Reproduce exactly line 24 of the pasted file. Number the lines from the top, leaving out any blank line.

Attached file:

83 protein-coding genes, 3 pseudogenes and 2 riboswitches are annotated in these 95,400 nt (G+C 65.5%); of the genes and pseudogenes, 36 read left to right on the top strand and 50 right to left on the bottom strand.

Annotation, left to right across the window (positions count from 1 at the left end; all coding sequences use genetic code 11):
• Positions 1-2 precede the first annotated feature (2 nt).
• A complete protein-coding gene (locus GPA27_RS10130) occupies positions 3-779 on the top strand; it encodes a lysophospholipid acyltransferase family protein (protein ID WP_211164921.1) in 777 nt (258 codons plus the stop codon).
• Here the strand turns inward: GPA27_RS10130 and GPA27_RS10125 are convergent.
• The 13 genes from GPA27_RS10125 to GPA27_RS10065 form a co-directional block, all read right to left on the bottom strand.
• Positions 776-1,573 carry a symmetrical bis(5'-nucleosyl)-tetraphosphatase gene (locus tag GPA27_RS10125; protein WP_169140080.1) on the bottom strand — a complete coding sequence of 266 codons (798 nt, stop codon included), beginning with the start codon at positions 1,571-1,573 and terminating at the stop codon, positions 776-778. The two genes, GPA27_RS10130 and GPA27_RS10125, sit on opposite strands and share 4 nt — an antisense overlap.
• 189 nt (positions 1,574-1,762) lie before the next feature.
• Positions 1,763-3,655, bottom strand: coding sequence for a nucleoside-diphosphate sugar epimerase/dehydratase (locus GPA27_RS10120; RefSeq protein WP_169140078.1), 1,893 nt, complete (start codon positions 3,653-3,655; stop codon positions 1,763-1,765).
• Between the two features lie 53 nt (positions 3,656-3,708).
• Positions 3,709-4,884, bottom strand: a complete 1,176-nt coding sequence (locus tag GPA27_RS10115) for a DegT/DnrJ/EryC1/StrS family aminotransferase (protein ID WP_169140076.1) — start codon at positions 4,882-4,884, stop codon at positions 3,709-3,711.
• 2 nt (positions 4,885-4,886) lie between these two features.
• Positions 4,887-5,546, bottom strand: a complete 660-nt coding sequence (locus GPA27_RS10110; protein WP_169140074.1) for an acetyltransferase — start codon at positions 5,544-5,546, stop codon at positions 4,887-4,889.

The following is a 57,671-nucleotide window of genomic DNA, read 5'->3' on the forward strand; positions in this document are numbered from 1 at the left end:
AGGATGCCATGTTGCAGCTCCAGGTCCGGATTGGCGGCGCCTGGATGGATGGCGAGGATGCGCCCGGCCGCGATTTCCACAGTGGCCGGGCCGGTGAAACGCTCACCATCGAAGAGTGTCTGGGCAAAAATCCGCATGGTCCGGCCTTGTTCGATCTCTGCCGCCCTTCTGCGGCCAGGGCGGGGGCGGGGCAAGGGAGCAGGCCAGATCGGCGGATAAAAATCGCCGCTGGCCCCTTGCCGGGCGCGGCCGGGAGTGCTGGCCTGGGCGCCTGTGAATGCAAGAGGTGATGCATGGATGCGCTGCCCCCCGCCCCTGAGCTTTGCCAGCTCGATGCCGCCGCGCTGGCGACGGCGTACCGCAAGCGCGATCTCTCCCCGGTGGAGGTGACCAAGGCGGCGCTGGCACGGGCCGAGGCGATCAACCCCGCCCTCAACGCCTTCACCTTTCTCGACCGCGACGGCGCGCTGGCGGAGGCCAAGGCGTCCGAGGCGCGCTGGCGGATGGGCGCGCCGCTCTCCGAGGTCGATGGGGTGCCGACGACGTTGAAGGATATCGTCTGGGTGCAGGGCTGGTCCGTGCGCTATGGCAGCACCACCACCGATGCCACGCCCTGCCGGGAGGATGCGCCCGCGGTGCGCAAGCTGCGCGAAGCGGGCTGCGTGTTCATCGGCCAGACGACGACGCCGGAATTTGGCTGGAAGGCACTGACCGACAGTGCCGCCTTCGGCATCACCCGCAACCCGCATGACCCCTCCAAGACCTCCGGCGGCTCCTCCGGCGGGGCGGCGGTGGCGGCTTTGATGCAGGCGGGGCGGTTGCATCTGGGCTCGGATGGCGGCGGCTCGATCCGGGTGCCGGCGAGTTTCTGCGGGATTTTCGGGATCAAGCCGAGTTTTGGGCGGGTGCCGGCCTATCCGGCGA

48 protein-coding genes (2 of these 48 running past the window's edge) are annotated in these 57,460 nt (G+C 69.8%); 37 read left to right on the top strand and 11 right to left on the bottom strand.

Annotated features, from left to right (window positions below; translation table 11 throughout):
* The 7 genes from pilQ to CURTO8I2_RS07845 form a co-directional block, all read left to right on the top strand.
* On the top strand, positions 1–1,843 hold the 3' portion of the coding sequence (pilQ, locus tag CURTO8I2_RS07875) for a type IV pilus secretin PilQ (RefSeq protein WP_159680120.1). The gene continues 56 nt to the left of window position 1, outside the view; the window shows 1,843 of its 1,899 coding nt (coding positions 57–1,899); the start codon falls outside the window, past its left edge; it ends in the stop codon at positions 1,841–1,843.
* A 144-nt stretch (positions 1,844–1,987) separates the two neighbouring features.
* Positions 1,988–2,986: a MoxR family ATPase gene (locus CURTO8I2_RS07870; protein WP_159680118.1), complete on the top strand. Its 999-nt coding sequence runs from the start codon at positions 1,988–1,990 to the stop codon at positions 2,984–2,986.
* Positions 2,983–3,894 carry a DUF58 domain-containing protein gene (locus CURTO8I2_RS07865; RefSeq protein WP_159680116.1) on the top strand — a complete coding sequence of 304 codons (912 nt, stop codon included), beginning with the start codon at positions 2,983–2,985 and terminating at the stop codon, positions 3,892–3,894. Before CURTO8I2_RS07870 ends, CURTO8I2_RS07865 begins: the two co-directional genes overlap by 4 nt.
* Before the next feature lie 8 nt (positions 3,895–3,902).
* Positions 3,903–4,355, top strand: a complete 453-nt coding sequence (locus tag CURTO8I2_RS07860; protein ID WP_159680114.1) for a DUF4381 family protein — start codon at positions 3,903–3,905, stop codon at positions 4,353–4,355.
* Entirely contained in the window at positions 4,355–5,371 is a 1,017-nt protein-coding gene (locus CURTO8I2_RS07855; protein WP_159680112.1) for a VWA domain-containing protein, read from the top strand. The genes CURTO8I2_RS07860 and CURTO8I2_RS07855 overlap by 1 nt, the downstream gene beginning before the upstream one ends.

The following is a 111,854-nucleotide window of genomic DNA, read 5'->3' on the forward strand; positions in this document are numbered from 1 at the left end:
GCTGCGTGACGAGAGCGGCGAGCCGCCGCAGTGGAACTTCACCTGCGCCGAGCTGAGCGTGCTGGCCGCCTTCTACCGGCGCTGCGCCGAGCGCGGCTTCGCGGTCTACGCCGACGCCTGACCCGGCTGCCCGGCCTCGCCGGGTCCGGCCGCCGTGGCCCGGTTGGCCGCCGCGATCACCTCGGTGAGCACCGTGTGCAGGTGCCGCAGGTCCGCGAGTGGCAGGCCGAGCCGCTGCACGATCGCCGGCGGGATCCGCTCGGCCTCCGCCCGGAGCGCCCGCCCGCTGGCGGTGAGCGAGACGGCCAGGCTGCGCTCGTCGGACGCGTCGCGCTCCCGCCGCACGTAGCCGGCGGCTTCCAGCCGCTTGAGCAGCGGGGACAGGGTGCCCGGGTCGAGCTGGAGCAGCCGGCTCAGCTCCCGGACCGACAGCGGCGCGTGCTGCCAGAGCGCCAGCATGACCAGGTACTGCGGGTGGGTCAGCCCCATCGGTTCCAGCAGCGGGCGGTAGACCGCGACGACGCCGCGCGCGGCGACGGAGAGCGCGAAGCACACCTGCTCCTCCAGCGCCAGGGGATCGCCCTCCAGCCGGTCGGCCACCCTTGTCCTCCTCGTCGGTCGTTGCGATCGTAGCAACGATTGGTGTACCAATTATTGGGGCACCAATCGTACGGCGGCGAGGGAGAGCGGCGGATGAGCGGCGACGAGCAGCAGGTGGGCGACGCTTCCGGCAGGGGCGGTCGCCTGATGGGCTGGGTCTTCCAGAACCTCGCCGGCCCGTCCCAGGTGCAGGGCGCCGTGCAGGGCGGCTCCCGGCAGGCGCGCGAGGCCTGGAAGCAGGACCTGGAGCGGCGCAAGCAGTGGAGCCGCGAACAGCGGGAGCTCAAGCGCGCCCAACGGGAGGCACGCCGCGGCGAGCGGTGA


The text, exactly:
* Positions 3,903–4,355, top strand: a complete 453-nt coding sequence (locus tag CURTO8I2_RS07860; protein ID WP_159680114.1) for a DUF4381 family protein — start codon at positions 3,903–3,905, stop codon at positions 4,353–4,355.